So I’ve brainstormed a couple of short term solutions:

Option A:

Camp on site.

Camp on site.

Positives:  Our van is stored in Australia, already kitted out, ready for action.

Negatives:  Bathing in the canal could be a little awkward.

Option B:

Move into one of Webb and Brown Neaves' display homes.

Move into one of Webb and Brown Neaves’ display homes.  Source:  WB Homes.

Positives:  Completed house, fully furnished, currently vacant, room for visitors, the public can see the functionality of these homes for family life.

Negatives:  The school commute could be a tad long.  (To this point, I’m willing to take The Toorak in Applecross, even though The Islander is my current favourite.)

I think you can guess which way I’m leaning.

Which display home would you like most to live in?

What did you do to bridge the gap between anticipated home building completion and actual completion?

or

Was your builder on time?

Vote “Yes” below if you think Webb and Brown-Neaves should offer us beds in one of their display homes until our house is ready for handover.

 

 

Worldly walls.

Exterior render and paint

Thanks for the pic, Harry.

It’s a light news week.  The internal render has started on our house, but I have no photos to show.  The exterior render started too.  It took us a while before the penny dropped and we thought it was a bit odd that the feature column at the front of our house was being rendered when this column is to be clad in stacked-stone.  Oops.  I bet render is not fun to remove.  Aaah!  I feel another week slip away.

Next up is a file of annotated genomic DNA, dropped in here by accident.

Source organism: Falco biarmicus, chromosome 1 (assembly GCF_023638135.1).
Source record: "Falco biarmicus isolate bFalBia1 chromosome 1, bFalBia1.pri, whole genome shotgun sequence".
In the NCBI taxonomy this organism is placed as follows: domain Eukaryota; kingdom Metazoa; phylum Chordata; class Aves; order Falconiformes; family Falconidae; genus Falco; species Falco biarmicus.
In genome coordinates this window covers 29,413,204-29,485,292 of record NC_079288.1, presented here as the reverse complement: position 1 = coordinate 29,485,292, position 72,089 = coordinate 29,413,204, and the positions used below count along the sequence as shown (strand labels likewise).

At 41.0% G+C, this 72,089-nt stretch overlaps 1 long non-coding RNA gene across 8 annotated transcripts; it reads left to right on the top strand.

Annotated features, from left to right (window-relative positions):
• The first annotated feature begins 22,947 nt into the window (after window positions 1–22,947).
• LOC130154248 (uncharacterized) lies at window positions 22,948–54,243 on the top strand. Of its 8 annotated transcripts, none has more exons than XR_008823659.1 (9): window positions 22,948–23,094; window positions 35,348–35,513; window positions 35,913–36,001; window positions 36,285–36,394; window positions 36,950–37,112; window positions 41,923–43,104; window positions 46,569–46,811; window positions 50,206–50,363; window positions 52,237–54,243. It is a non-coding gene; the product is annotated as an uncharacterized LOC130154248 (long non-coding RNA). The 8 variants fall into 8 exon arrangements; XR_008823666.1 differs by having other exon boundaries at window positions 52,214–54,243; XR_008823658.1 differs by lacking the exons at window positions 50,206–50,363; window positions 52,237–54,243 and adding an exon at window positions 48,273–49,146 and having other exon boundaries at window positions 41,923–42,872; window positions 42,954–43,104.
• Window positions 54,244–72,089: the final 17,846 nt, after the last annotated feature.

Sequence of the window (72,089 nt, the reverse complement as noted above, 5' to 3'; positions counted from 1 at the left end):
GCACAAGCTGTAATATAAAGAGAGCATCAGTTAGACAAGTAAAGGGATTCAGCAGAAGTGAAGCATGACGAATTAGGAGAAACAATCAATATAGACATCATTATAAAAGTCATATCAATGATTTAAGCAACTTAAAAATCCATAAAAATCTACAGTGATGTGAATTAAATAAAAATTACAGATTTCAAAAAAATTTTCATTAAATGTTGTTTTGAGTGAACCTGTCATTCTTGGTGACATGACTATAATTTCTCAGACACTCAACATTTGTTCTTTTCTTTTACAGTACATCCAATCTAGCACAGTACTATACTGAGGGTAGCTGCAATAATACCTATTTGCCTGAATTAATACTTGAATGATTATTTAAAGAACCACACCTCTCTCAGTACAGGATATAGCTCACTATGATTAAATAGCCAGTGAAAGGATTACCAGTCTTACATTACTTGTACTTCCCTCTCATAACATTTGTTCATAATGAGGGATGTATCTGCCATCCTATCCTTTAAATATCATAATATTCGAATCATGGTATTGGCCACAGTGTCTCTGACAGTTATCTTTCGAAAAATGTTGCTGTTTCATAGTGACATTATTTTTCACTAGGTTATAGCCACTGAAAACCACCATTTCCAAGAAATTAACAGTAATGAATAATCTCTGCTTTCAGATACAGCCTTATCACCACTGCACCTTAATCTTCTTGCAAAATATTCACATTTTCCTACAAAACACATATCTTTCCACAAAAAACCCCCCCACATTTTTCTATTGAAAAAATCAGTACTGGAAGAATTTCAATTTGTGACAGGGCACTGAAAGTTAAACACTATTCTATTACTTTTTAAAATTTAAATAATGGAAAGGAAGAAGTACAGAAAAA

Anyway, it’s holiday time here, so here’s a post I prepared earlier.

I have wallpapyrophobia.  The fear of wall paper.  It’s a bit of a shame, because there are currently some lovely wall papers available.  Still, I’ve enjoyed collecting these well-walled interiors with one thing in common. Can you guess what it is?

New York, apparently.  Source:

Paris. Source:  Pixers.


New York Subway

New York Subway.  Source:  Olive Juice Designs via Houzz.


Kyoto

Bamboo Forrest, Kyoto.  Source:  Pixers (unverified).


The Great Wall of China.  Source:

The Great Wall of China.  Source:  Pixers via Freshome.